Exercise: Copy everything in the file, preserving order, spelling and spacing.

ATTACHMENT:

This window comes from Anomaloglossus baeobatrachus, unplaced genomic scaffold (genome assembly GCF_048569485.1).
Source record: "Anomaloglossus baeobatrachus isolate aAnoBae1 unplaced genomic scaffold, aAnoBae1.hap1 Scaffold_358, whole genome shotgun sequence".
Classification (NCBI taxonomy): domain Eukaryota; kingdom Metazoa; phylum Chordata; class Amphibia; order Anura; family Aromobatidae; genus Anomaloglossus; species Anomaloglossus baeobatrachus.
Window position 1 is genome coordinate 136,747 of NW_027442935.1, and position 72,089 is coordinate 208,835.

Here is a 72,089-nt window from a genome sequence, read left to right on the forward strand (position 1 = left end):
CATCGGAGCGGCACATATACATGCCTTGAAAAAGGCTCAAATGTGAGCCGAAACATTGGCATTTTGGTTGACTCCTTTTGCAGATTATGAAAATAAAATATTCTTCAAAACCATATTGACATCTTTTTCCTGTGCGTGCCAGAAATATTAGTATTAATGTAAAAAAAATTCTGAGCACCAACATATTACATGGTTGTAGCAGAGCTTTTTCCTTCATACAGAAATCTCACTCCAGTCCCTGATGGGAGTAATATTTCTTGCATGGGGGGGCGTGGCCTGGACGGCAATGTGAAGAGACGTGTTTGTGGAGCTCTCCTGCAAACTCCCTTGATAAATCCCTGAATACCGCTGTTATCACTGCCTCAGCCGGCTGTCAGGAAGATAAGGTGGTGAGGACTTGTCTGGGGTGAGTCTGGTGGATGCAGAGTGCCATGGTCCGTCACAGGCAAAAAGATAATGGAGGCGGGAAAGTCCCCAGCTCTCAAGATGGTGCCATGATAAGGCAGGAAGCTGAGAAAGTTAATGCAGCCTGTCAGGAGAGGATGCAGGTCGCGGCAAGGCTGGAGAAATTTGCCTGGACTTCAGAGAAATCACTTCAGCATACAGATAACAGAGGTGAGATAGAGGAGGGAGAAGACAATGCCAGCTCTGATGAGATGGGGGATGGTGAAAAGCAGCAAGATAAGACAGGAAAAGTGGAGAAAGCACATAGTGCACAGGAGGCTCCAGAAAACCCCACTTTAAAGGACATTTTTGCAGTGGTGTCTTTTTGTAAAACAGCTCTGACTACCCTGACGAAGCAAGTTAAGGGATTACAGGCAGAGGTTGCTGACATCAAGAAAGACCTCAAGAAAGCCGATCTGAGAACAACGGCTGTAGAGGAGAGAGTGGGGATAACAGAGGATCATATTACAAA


This window comes from Anomaloglossus baeobatrachus, unplaced genomic scaffold (genome assembly GCF_048569485.1).
Source record: "Anomaloglossus baeobatrachus isolate aAnoBae1 unplaced genomic scaffold, aAnoBae1.hap1 Scaffold_358, whole genome shotgun sequence".
Classification (NCBI taxonomy): domain Eukaryota; kingdom Metazoa; phylum Chordata; class Amphibia; order Anura; family Aromobatidae; genus Anomaloglossus; species Anomaloglossus baeobatrachus.
Window position 1 is genome coordinate 136,747 of NW_027442935.1, and position 72,089 is coordinate 208,835.

Here is a 72,089-nt window from a genome sequence, read left to right on the forward strand (position 1 = left end):
CATCGGAGCGGCACATATACATGCCTTGAAAAAGGCTCAAATGTGAGCCGAAACATTGGCATTTTGGTTGACTCCTTTTGCAGATTATGAAAATAAAATATTCTTCAAAACCATATTGACATCTTTTTCCTGTGCGTGCCAGAAATATTAGTATTAATGTAAAAAAAATTCTGAGCACCAACATATTACATGGTTGTAGCAGAGCTTTTTCCTTCATACAGAAATCTCACTCCAGTCCCTGATGGGAGTAATATTTCTTGCATGGGGGGGCGTGGCCTGGACGGCAATGTGAAGAGACGTGTTTGTGGAGCTCTCCTGCAAACTCCCTTGATAAATCCCTGAATACCGCTGTTATCACTGCCTCAGCCGGCTGTCAGGAAGATAAGGTGGTGAGGACTTGTCTGGGGTGAGTCTGGTGGATGCAGAGTGCCATGGTCCGTCACAGGCAAAAAGATAATGGAGGCGGGAAAGTCCCCAGCTCTCAAGATGGTGCCATGATAAGGCAGGAAGCTGAGAAAGTTAATGCAGCCTGTCAGGAGAGGATGCAGGTCGCGGCAAGGCTGGAGAAATTTGCCTGGACTTCAGAGAAATCACTTCAGCATACAGATAACAGAGGTGAGATAGAGGAGGGAGAAGACAATGCCAGCTCTGATGAGATGGGGGATGGTGAAAAGCAGCAAGATAAGACAGGAAAAGTGGAGAAAGCACATAGTGCACAGGAGGCTCCAGAAAACCCCACTTTAAAGGACATTTTTGCAGTGGTGTCTTTTTGTAAAACAGCTCTGACTACCCTGACGAAGCAAGTTAAGGGATTACAGGCAGAGGTTGCTGACATCAAGAAAGACCTCAAGAAAGCCGATCTGAGAACAACGGCTGTAGAGGAGAGAGTGGGGATAACAGAGGATCATATTACAAA